Searchable abstracts of presentations at key conferences in endocrinology
Endocrine Abstracts (2018) 59 S7.3 | DOI: 10.1530/endoabs.59.S7.3

SFEBES2018 Symposia The microbiome in endocrine disease (3 abstracts)

A Role for the Microbiome in Graves’ Disease and Orbitopathy?

Marian Ludgate

School of Medicine, Cardiff, UK.

In Graves’ disease (GD) thyrotropin receptor (TSHR) stimulating autoantibodies cause hyperthyroidism. Many GD patients develop Graves’ orbitopathy (GO) characterized by orbital tissue remodelling including adipogenesis. Whilst progress has been made in understanding the processes causing expansion of orbital tissues, little is known about loss of tolerance to the TSHR target autoantigen. Mechanisms for triggering autoimmunity by microorganisms include molecular mimicry, but more recently the role of the gut microbiota in maintaining the balance between inflammatory Th17 and non-inflammatory Treg in the gut-associated lymphoid tissue has been recognised. Mothers transmit their genes and gut microbiota to their children. The microbial populations in the gut may affect metabolism; advances enable sequencing of microbial 16S rRNA genes, facilitating composition assessment of bacterial communities. We tested the hypothesis that in GD bacteria inducing tolerance (Treg) are under-represented or those generating pro-inflammatory cytokines are over-represented. I will present data from patients, untreated/within 6 weeks treatment commencing; GD (n=65) with no/minimal eye signs; GO (n=56), mild/moderate-severe and healthy controls (n=42) which demonstrate significant differences in phylum/genera composition between the three groups. Robust murine models would help delineate pathogenesis. Female BALBc mice, immunized with TSHR-A subunit expression plasmid/electroporation, generated a GD/GO model reproducible in London and Essen. Orbital disease was induced in both centres, but differences were apparent. We hypothesized that the gut microbiota influences the outcome and reproducibility of induced GD/GO. I will present data illustrating the significant differences in alpha, beta-diversity and taxonomic profiles observed in the two centres. Furthermore we identified disease-associated microbial taxonomies and correlation with ocular disease. Finally I will report preliminary findings of the effects of modifying the human and murine gut microbiota on spontaneous and induced disease outcomes achieved using probiotic (human and mouse), antibiotic or human GO faecal material transfer (in mice).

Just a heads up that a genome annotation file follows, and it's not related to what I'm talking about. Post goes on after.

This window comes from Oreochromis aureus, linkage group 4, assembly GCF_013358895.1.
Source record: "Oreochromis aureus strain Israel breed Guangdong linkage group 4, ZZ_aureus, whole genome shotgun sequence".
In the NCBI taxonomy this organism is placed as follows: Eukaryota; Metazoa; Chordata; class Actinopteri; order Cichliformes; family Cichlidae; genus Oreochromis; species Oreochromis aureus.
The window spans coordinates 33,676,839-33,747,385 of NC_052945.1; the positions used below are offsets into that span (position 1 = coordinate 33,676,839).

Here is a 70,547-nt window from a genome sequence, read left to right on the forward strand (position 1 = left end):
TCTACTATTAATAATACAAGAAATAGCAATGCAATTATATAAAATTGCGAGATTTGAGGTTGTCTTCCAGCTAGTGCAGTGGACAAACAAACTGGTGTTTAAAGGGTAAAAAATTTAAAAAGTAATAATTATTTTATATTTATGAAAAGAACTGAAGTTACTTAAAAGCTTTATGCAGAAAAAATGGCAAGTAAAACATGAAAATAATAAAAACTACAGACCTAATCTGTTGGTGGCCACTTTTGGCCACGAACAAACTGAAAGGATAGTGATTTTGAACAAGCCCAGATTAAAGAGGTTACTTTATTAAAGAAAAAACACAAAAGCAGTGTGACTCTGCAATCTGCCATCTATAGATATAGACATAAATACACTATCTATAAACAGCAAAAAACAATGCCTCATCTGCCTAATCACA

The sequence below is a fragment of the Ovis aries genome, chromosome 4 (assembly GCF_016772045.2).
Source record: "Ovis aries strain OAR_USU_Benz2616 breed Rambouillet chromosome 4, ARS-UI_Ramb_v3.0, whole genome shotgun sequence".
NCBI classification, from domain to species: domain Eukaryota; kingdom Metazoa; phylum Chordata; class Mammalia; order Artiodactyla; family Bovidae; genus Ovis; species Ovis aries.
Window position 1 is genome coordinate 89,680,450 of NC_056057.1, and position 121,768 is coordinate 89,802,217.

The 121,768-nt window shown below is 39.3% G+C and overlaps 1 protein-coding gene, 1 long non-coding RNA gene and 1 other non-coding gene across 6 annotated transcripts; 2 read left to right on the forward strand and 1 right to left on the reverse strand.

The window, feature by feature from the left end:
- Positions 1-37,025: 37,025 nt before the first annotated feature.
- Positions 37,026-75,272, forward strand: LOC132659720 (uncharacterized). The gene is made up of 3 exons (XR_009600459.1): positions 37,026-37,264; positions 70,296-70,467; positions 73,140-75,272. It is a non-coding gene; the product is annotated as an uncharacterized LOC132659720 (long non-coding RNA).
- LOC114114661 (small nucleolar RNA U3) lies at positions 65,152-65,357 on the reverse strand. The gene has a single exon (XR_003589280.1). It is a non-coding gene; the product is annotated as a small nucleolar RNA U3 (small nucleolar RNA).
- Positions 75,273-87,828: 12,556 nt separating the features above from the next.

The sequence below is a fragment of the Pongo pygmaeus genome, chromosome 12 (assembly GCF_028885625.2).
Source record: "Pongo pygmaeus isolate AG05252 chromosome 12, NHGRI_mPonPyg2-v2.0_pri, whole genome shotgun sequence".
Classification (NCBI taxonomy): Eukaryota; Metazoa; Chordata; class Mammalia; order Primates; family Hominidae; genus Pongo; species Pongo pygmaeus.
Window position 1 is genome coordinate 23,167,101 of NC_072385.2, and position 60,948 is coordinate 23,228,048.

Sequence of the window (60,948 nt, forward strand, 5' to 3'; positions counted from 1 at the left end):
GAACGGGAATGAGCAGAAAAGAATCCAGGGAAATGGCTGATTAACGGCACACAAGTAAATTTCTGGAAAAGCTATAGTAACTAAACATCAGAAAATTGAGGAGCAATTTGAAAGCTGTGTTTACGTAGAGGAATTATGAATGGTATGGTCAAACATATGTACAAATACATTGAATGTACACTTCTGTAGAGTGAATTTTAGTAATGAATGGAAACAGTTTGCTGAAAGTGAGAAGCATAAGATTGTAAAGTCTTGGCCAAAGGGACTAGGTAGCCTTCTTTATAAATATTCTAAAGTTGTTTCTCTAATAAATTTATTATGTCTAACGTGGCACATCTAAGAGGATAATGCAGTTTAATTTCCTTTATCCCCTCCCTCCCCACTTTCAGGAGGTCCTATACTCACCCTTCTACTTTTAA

Volume 59

Society for Endocrinology BES 2018

Glasgow, UK
19 Nov 2018 - 21 Nov 2018

Society for Endocrinology 

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